Olympic Fanfare and Theme
By 1984, John Williams’ film music was familiar to audiences the world over and it was only natural that the Los Angeles Olympic Organizing Committee would turn to the city’s most famous composer of popular instrumental music when they decided to commission a fanfare to be used during the Games. While it was an honor to be asked to compose such a piece of music, the prospect was not without its challenges. Leo Arnaud’s fanfare (from his Bugler’s Dream suite written in the 1930s) had become synonymous with the Olympics since ABC began using it for its televised coverage of the Olympics in 1968. Any new composition would necessarily compete with the attachment listeners had developed to Arnaud’s theme. At the same time, the opening fanfare was to be played by herald trumpets at all of the medal ceremonies and official Olympic events, so it had to be based on the harmonic overtones these instruments were capable of producing. The music also needed to be broken into small chunks and used as “bumpers” by ABC before and after commercial breaks.
Williams met all of these challenges with aplomb, creating a piece that is the very definition of “goose bump” music. The composer told Jon Burlingame in 1992 that his music was intended to musically represent “the spirit of cooperation, of heroic achievement, all the striving and preparation that go before the events and all the applause that comes after them.” Williams conducted the premiere of the work at the opening ceremonies of the 23rd Olympiad at the Los Angeles Coliseum on July 28, 1984.
The opening fanfare is in two pieces, a triad-based ascending motive for full brass adorned by thirty-second notes from trumpets, followed by more vigorous response from trumpets supported by an accented low brass pedal that generates additional excitement by entering on the second half of the fourth beat of each 4/4 measure. These two sections then repeat (so that the fanfare section has an A-B-A-B form). A crescendo on the final chord leads to a quiet snare drum figure that is repeated throughout the following section.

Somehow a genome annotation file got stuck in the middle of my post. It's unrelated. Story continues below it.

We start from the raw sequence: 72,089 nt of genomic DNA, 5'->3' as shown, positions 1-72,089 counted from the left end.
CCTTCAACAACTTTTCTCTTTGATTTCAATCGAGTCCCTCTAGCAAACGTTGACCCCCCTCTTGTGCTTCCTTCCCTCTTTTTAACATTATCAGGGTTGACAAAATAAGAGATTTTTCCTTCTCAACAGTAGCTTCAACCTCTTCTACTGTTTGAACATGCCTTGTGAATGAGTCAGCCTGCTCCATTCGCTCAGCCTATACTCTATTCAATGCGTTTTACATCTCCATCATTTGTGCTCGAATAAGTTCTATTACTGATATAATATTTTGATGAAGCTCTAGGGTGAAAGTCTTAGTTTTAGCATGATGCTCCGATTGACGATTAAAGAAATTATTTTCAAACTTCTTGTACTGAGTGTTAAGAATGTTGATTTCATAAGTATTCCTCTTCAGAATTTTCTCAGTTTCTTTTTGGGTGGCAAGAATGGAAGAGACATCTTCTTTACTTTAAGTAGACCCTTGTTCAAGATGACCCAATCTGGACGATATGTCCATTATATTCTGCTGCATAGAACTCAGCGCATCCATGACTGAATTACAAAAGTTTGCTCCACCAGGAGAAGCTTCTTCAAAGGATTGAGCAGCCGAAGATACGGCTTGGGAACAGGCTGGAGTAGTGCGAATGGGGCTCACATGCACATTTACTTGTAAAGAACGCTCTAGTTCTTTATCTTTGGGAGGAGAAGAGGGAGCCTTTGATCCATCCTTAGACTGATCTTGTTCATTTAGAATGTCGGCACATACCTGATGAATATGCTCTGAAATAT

Strings and horns state the broad, noble “Olympic Theme” with the “B” portion of the fanfare answering quietly in trumpets and woodwinds. Low woodwinds and strings, supported by horns, then state a jauntier melody, followed by a syncopated horn bridge colored by glockenspiel, before the jaunty tune returns and is briefly developed over scurrying string passages. This crescendos to a reprise of the “B” portion of the fanfare. Low brass now join with percussion on the rhythmic ostinato and orchestra sings the noble theme in full force. In the exciting coda, pieces of the “B” fanfare are passed around between horns and trumpets.
The score of the work calls for three flutes (one doubling piccolo), three oboes, three clarinets (one doubling bass clarinet), three bassoons (one doubling contrabassoon), four horns, four trumpets, four trombones, tuba, timpani, percussion (snare, field drum, cymbals, bass drum, suspended cymbal, chimes, glockenspiel, vibraphone and triangle), harp, piano and strings.
Williams first recorded his Olympic Fanfare and Theme with a Los Angeles studio orchestra prior to the work’s public premiere; this recording was released (along with music written for the 1984 Games by Phillip Glass, Quincy Jones, Bill Conti and others) on LPs called, respectively, The Official Music of the 1984 Games (CBS 26048) and The Official Music of the XXIIIrd Olympiad Los Angeles 1984 (CBS BJS 39322).
The composer later recorded the work with the Boston Pops, first released on the CD By Request The Best of John Williams and the Boston Pops Orchestra (Philips 420 178-2) in 1987.
After moving to Sony Classical, Williams recorded the work yet again for his 1996 Olympic CD Summon the Heroes (Sony Classical SK 62592, reissued as SK 89434 for the 2000 Games), this time with Leo Arnaud’s Bugler’s Dream fanfare in place of the original opening bars of the work (a practice he continues to use in concert performances).
- “Origins of those Olympics themes,” Jon Burlingame
TV Update, July 26 1992